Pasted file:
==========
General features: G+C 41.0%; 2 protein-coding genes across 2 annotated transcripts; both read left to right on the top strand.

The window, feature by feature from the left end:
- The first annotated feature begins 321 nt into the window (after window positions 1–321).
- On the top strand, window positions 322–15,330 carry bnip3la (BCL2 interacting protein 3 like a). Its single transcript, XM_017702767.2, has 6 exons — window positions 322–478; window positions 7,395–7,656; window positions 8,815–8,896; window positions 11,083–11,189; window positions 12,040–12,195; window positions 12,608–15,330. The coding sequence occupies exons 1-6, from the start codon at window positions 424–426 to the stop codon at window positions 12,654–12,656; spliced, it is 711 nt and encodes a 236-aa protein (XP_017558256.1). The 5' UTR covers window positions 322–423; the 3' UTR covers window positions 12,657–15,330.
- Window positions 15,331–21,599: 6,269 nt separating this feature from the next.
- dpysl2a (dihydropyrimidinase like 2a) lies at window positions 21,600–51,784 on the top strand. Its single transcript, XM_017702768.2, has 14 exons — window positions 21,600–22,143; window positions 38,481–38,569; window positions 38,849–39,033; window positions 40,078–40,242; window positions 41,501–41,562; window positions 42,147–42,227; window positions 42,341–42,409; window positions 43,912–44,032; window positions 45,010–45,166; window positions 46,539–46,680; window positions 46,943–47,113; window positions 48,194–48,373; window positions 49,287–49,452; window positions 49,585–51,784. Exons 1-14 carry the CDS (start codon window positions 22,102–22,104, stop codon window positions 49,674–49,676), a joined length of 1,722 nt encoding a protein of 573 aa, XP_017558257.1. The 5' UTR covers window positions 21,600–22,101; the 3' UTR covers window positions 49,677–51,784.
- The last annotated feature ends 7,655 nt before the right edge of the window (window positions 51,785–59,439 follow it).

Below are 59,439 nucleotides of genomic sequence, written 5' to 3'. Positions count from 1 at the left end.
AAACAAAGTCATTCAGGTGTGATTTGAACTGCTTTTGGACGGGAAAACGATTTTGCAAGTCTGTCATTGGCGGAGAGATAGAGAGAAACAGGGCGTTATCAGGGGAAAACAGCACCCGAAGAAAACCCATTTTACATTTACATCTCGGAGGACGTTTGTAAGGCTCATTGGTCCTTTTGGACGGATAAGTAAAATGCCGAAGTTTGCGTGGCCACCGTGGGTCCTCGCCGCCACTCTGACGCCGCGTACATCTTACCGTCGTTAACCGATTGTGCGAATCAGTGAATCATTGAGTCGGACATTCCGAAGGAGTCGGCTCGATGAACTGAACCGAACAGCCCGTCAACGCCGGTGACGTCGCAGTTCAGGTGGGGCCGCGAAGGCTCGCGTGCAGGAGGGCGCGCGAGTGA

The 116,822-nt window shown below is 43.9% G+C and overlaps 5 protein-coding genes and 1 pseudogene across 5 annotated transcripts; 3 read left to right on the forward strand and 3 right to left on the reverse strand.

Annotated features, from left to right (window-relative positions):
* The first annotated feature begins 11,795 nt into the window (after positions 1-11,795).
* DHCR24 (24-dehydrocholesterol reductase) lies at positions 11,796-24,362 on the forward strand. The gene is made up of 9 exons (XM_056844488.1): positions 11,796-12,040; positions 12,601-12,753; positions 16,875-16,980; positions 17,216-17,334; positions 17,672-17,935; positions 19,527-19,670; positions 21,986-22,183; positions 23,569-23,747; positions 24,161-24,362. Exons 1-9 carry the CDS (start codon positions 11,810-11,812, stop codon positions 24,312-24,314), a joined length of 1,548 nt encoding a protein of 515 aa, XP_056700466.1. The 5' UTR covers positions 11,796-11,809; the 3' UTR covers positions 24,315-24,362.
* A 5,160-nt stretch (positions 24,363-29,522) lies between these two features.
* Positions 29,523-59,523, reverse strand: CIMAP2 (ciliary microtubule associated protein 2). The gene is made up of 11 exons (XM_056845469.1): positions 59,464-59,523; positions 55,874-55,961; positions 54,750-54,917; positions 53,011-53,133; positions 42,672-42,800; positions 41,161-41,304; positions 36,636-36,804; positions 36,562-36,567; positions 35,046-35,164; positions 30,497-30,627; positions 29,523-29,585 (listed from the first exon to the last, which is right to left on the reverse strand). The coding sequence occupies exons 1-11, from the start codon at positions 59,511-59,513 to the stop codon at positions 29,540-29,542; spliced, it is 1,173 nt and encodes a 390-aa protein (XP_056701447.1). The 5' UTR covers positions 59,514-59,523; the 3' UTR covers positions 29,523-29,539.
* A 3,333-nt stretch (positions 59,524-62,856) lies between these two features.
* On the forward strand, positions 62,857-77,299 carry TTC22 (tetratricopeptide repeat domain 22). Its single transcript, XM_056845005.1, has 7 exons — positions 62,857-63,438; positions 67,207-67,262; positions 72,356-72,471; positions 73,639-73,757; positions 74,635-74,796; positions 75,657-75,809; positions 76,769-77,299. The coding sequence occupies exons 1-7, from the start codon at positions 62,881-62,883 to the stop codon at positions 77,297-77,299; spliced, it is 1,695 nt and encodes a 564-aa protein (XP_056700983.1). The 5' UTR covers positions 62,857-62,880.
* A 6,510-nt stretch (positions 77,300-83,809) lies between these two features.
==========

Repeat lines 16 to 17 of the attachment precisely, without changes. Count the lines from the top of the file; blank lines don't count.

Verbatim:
* A 3,333-nt stretch (positions 59,524-62,856) lies between these two features.
* On the forward strand, positions 62,857-77,299 carry TTC22 (tetratricopeptide repeat domain 22). Its single transcript, XM_056845005.1, has 7 exons — positions 62,857-63,438; positions 67,207-67,262; positions 72,356-72,471; positions 73,639-73,757; positions 74,635-74,796; positions 75,657-75,809; positions 76,769-77,299. The coding sequence occupies exons 1-7, from the start codon at positions 62,881-62,883 to the stop codon at positions 77,297-77,299; spliced, it is 1,695 nt and encodes a 564-aa protein (XP_056700983.1). The 5' UTR covers positions 62,857-62,880.